In the finale, they crawl into large plastic bags. The group of enclosed bodies convenes in the center of the stage for a collective embrace that feels more melancholy than cathartic.

Erwin Aljukic is among the “Habitat” dancers. An expressive performer with osteoporosis, he often dances around his wheelchair. Aljukic is a new ensemble member, seemingly evidence of Mundel’s commitment to making the theater an inclusive space for differently abled performers.

That sentiment is on display in “It’s Me Frank,” a main stage production starring Julia Häusermann, an engaging Swiss actress with Down syndrome. In this hourlong performance, Häusermann introduces herself, sings along to cheesy pop songs, dances and interacts with audience members. Yet despite her charisma, Nele Jahnke’s video- and music-heavy production feels slight, with hardly enough ideas to sustain its length.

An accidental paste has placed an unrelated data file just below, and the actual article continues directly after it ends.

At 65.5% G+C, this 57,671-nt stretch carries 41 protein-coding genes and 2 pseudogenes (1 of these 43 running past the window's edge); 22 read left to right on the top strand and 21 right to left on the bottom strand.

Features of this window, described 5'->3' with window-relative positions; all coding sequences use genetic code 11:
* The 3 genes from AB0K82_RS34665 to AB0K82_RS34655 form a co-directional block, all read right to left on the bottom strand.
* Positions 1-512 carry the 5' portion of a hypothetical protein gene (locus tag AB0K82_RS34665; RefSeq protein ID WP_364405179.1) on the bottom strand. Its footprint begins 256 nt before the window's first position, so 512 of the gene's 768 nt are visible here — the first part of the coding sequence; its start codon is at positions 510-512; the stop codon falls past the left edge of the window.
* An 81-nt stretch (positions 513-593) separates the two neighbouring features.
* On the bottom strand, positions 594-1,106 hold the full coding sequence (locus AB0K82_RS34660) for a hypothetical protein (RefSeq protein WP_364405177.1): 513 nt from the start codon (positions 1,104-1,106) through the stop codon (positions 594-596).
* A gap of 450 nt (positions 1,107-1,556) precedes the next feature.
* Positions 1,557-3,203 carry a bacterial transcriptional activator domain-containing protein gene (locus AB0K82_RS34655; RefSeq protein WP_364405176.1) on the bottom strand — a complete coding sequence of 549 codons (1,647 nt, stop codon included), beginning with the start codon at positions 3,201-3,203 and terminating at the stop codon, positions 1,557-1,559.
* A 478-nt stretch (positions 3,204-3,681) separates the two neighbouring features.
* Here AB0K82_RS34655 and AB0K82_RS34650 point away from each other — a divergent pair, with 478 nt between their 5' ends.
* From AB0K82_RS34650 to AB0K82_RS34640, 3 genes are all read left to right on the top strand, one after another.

The Kammerspiele’s final two premieres suggest continuity with the Lilienthal era, when foreign theater collectives and authors were often invited to work at the house. “The Assembly,” a co-production with the Canadian documentary theater group Porte Parole, is also the most overtly political among the premieres.

Sitting around a dinner table, actors reconstruct a political discussion this year in which four Munich residents debated a number of hot-button issues, with Annette Paulmann and Wiebke Puls as moderators.

The two actresses reprise their roles in “The Assembly,” trying to keep the discussion both on point and civil. But the talk-show atmosphere of Chris Abraham’s production, with its pop music, sound cues and TV screens, is so artificial that the fine actors aren’t able to create much heat, and the production falls flat as both political and documentary theater.